Major Lester Hoadley, like thousands of Americans caught up in the freedom-fighting frenzy of the times—perhaps a holdover from the Texas revolution in 1836—Hoadley (March 4, 1794-March 3, 1838) put aside his normal life to enlist in the overthrow of the British in Canada.
Hoadley was raised in Alexandria Bay, New York. He married Sarah Chipmen March 4, 1818, and moved to Utica, New York in 1824. A civil engineer by trade, he was an educated and prosperous man. Hoadley began his Patriot enlistment as an infantry captain during the occupation of Navy Island. From there, he joined the Patriot army's western division, where he was elected major, January 29, 1838, at a meeting of Patriot officers in Conneault, Ohio.
Patriots Swarm and Loot Isolated IslandOn February 26, 1838, Hoadley and Bradley led about 400 Patriots from Sandusky, Ohio, to occupy the remote island. They crossed the ice pulling sleds of powder, ammunition, and their limited food and provisions. The Patriot leaders hoped to take all they needed from the island residents.
The occupying force army may have numbered as many as 1,000 at some point. Men came and went by sleigh for several days. They stripped the island bare of food stores and livestock, damaged buildings, and looted anything they could carry. When the men weren't running amok, Captain Henry Van Rensselaer set up drills in an attempt to make the men better soldiers.
Henry (July 28, 1806-March 3, 1838) was the son of US Major General Henry K. Van Rensselaer and a first cousin of the Patriot commander Rensselaer Van Rensselaer. Like his older cousin, Henry was a scion of an established, wealthy and respected New York clan. Unlike his timid cousin, Henry was fearless. In the Battle of Pelee Island, Henry stood at the front ranks of his men keeping order and discipline.
British Mount CounterattackWhen word of the invasion reached Lt.-Colonel John Maitland at Fort Malden in western Upper Canada, he set out at the head of 500 men and two field cannon to retake the island. He arrived on the shore opposite Pelee Island early on March 3. He sent Captain George Browne with 90 infantry and 20 cavalry to take a position on the south end of the island to prevent a retreat by the Patriots. Maitland arrived at the island's north end, expecting to engage the main Patriot force. They had already fled. As it turned out, they were heading straight towards Browne's troops standing in a long line across the ice.
Browne's men suddenly found themselves facing an estimated 500 Patriots—all eager to escape the British army bearing down behind them. The Patriots came from the forest in a column and formed into a long line under the direction of Major Hoadley and Captain Van Rensselaer. With limited rifles among them, the armed men took the front rank and began firing at Brown's troops. The unarmed men waited to pickup rifles from fallen comrades.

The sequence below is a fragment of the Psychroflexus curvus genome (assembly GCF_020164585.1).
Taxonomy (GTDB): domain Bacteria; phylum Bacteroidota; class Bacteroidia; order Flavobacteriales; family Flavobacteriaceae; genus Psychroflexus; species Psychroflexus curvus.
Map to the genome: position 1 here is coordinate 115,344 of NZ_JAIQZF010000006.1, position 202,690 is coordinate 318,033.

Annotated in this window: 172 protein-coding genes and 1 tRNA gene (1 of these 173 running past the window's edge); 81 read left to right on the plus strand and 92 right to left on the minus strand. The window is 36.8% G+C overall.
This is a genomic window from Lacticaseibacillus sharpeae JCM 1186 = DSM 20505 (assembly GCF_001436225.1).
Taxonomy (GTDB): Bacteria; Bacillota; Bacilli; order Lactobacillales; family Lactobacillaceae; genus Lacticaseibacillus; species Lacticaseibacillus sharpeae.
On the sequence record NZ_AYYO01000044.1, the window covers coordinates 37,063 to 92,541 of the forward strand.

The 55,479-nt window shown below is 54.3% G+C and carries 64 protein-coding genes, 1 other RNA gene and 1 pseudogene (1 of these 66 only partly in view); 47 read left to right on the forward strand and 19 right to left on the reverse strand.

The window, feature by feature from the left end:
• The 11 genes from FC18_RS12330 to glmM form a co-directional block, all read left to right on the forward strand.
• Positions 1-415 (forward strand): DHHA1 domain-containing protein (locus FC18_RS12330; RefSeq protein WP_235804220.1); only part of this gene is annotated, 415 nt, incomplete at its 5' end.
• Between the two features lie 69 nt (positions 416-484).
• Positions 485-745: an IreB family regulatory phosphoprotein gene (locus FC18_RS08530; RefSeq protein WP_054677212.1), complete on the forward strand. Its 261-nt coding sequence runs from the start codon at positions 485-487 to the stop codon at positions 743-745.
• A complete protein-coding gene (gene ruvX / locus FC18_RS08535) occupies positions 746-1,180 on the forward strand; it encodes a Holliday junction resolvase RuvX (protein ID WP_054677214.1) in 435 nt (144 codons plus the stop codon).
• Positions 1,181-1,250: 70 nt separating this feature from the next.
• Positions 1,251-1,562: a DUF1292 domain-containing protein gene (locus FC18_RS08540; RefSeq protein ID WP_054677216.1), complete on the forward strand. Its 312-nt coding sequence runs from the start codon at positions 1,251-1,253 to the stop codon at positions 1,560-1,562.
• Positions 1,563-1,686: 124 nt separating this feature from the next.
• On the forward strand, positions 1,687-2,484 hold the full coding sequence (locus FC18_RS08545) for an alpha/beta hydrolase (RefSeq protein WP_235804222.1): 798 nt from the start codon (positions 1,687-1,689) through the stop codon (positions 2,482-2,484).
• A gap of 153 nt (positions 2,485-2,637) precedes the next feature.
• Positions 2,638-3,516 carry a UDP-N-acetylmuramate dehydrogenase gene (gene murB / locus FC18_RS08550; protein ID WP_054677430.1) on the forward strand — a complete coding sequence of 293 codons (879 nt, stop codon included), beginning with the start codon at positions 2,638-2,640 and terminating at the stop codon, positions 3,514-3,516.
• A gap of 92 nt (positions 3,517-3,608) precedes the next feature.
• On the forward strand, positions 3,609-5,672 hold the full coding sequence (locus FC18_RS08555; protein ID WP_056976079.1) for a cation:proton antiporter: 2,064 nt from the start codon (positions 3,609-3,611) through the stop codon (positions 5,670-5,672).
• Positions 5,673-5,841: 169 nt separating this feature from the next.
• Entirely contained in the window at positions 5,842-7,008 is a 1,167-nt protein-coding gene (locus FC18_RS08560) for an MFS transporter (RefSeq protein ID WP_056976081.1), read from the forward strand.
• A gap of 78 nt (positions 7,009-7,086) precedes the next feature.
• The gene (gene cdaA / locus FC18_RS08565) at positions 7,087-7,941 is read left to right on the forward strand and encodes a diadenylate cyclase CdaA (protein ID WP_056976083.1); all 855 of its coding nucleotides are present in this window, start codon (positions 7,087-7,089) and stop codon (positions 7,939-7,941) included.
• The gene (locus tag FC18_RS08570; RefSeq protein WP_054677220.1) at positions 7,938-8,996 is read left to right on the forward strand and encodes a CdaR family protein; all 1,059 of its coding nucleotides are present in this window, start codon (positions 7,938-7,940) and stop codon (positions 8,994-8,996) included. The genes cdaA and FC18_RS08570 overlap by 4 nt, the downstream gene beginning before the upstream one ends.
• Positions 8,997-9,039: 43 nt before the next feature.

Browne's men returned fire but their muskets lacked the range and accuracy of the rebels' modern rifles. Finally, in desperation, Browne ordered his men to fix their bayonets and charge. The untrained rebel soldiers had no experience at close combat. Terrified by the 17-inch blades rushing towards them, they let off one last volley and scattered in every direction over the ice chased by the cavalry.
When Maitland and his men arrived, the battle was over. The British suffered 5 dead and 25 wounded, many severe enough that they were sent back to England as invalids. Lt.-Colonel Maitland, who caught a cold during the liberation of Pelee Island, died in January 18, 1839 after a long illness.
Numbers for the Patriot casualties vary, partly because some wounded died later and did not make the original counts. The best estimate is that 12 Patriots died, including Hoadley and Van Rensselaer. Maitland captured 11 of which one soon died of his wounds. Eighteen wounded escaped back to Ohio. A report on the battle by Maitland incorrectly stated that Colonel Bradley died. Bradley survived and sent a report on the enterprise to McLeod dated March 4, 1838.
The number of casualties at the Battle of Pelee Island shocked the British. Until then, routing the Upper Canada rebels had been a lark. The rebels, trained by Hoadley and Van Rensselaer, showed an understanding of tactics and discipline—they were the most effective fighting force the Patriots had fielded so far.
The defeat on Pelee Island ended sanctioned Patriot military campaigns in the west for nine months but the loss of yet another battle did nothing to dampen rebel enthusiasm and optimism. The Patriot War was far from over.
The captured men waited until the summer of 1839 for trial. In the end just 5 faced the court. Due to differing opinions over how to apply the law, the judge postponed the trial. In March 1840, all Pelee Island prisoners were set free on the condition they leave Canada and never return.